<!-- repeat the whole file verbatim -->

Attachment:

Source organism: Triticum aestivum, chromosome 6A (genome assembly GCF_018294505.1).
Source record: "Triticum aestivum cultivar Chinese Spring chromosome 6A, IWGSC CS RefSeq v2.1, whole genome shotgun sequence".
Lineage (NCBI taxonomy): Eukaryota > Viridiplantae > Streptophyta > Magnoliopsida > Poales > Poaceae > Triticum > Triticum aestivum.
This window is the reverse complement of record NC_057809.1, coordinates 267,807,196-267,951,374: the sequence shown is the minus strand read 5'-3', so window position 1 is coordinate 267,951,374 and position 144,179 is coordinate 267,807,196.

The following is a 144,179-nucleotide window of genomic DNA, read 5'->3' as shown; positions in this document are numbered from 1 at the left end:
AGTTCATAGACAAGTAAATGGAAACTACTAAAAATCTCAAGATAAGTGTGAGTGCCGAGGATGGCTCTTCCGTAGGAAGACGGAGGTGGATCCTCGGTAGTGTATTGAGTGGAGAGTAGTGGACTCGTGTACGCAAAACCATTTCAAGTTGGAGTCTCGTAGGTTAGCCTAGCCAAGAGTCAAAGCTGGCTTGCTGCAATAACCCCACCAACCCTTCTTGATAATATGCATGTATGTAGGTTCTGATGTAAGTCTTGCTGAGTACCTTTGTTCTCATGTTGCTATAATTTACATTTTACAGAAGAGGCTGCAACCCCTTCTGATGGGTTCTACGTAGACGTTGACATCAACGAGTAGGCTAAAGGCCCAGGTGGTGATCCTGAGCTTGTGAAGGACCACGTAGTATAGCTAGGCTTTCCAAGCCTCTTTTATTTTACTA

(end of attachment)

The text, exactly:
Source organism: Triticum aestivum, chromosome 6A (genome assembly GCF_018294505.1).
Source record: "Triticum aestivum cultivar Chinese Spring chromosome 6A, IWGSC CS RefSeq v2.1, whole genome shotgun sequence".
Lineage (NCBI taxonomy): Eukaryota > Viridiplantae > Streptophyta > Magnoliopsida > Poales > Poaceae > Triticum > Triticum aestivum.
This window is the reverse complement of record NC_057809.1, coordinates 267,807,196-267,951,374: the sequence shown is the minus strand read 5'-3', so window position 1 is coordinate 267,951,374 and position 144,179 is coordinate 267,807,196.

The following is a 144,179-nucleotide window of genomic DNA, read 5'->3' as shown; positions in this document are numbered from 1 at the left end:
AGTTCATAGACAAGTAAATGGAAACTACTAAAAATCTCAAGATAAGTGTGAGTGCCGAGGATGGCTCTTCCGTAGGAAGACGGAGGTGGATCCTCGGTAGTGTATTGAGTGGAGAGTAGTGGACTCGTGTACGCAAAACCATTTCAAGTTGGAGTCTCGTAGGTTAGCCTAGCCAAGAGTCAAAGCTGGCTTGCTGCAATAACCCCACCAACCCTTCTTGATAATATGCATGTATGTAGGTTCTGATGTAAGTCTTGCTGAGTACCTTTGTTCTCATGTTGCTATAATTTACATTTTACAGAAGAGGCTGCAACCCCTTCTGATGGGTTCTACGTAGACGTTGACATCAACGAGTAGGCTAAAGGCCCAGGTGGTGATCCTGAGCTTGTGAAGGACCACGTAGTATAGCTAGGCTTTCCAAGCCTCTTTTATTTTACTA